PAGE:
Lynette Jackson examined hundreds of patient records and found that many of the Black inmates were suffering from malnutrition and sexually transmitted diseases. They faced extreme poverty, especially in times of drought. Africans lived in segregated ghettos around the mining and farming industries; there was enforced separation between men and women, husbands and wives, where women raised children in rural areas (known as ‘tribal trust lands’) while men worked in male-only compounds in urban areas. Many African and non-white inmates at Ingutsheni had been transferred from jails, having been imprisoned for contravening laws that prohibited them from setting foot in ‘white only’ areas.

David Harewood wrote in his recently published memoir about his recovery from a psychotic breakdown: “A psychiatric ward is a dangerous place to be ‘othered’ in. Which is probably why, like me, so many Black men only enter the mental health system at a point of crisis rather than seeking help at an earlier stage. Can you imagine waking up in a hospital you don’t recognise, surrounded by people who don’t know you, full of antipsychotic drugs and only being referred to as the ‘large Black man’?”

I would add: Can you imagine being sent to a psychiatric institution where everything about you is considered of no consequence your name, your background, your family, your heritage, your spiritual beliefs and your language? Black inmates were sent in work squads to toil on the grounds of our house. They moved like zombies, many of them exhibiting tremors in their emaciated limbs. They were heavily medicated with Largactil so that the whites of their eyes were a deep orange colour. The pink fleshy parts on the inside of their eyes were blood red. Their heads were shaved and they wore tattered clothes throughout the seasons. White inmates wore blue and white striped pyjamas, and they too suffered from the effects of heavy doses of Largactil, evidenced by their jaundiced skin tone and slurred speech.

Under my therapist’s guidance, as my siblings and I shared our memories, it became clear that our father had not only been self-medicating with benzodiazepine drugs but he had also used a variety of drugs on us, his children. If this was not disturbing enough, what really shocked me was when my younger brother and I realised that our father had been able to admit us into hospital under false pretences when our mother went abroad for six weeks and we had been left in his care. My brother and I had surgery for bogus appendicitis emergencies and ended up being cared for by a group of nuns in a private hospital whilst our mother was away.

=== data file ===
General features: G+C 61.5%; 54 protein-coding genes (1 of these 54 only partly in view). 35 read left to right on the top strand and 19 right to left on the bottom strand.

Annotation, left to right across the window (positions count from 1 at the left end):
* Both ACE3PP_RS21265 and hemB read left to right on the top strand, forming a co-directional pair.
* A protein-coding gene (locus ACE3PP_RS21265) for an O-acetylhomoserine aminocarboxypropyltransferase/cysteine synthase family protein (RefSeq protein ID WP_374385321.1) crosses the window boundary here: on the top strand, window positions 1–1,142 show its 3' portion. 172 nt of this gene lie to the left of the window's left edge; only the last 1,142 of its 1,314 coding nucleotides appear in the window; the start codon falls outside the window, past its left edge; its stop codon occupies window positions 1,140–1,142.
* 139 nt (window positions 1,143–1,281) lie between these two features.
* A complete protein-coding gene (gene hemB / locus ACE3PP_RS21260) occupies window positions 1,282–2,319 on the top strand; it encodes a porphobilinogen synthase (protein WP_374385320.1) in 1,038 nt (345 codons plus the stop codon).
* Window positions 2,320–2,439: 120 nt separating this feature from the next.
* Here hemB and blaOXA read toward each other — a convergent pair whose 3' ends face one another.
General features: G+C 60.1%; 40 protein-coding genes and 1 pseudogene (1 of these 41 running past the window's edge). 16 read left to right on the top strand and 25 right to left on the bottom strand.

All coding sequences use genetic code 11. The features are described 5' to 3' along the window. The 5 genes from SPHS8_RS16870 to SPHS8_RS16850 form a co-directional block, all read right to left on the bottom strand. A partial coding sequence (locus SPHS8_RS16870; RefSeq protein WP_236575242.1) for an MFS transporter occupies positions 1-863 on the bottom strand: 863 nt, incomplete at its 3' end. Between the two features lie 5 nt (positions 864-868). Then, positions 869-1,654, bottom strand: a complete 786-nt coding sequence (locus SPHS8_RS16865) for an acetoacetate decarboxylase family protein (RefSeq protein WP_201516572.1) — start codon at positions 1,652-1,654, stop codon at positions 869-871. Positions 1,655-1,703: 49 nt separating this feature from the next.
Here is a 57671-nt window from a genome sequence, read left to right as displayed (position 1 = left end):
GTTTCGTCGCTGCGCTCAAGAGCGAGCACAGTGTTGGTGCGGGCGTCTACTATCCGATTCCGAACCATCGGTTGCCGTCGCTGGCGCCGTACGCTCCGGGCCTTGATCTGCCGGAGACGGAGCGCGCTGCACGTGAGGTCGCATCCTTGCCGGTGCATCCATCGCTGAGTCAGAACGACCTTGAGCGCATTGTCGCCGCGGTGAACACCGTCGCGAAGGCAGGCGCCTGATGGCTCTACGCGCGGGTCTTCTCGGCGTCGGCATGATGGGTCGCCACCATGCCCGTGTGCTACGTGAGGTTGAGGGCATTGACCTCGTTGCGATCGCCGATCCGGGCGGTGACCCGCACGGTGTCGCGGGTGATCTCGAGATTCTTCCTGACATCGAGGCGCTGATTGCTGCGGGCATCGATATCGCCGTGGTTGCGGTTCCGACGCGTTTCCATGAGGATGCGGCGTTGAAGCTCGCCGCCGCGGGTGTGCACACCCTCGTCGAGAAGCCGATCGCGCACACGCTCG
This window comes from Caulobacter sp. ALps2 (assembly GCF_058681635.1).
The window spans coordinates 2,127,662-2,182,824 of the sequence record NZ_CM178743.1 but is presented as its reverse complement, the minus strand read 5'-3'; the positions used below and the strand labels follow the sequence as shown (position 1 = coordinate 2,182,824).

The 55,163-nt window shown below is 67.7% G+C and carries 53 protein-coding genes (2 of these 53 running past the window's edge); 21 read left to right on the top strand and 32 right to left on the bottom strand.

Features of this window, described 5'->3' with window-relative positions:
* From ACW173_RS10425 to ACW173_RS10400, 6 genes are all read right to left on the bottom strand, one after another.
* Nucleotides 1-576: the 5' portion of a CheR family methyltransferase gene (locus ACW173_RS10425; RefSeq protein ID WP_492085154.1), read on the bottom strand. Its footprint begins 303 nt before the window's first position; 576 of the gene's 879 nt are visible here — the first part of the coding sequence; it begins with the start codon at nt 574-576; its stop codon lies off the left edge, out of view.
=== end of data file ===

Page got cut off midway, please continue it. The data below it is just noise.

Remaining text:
My therapist helped me to use ordinary words to describe my feelings as I came to terms with what we had endured. While I was often ridiculed for being ‘over-emotional’, I had no emotional language as a girl. I had learned to play tennis through my friendship with Penny Baxter and as a teenager I became a national tennis player. All my emotional energy was expended through my determination to beat opponents who were bigger and better than me. I learned how to fight for myself and to build an identity that afforded me a sense of power and respect.

During my work with my therapist, I discovered the work of Dr. Lucy Johnstone, Professor Mary Boyle and a consortium of others who are challenging psychiatric diagnosis and the medical model upon which psychiatric treatment is based. Lucy, together with Professor Mary Boyle, various professionals and service users, collaborated to develop the Power Threat Meaning Framework, which, instead of telling a patient what’s wrong with them, asks: “What happened to you and what did you do to survive?” The PTMF is a non-pathologizing alternative to the current medical model used in psychiatric diagnosis. The PTMF challenges the scientific validity of psychiatric labels and raises concerns about a Western approach being imposed on people with different cultural traditions and belief systems.

My father had zero respect for Africans and people of colour, whom he called ‘blacks’ or ‘coloureds’. His attitude towards women and children was demeaning. He regarded us as lesser beings. I believe that my father’s role at Ingutsheni damaged him as a human being to the extent that he lost sight not only of his own humanity, but also that of the people under his care.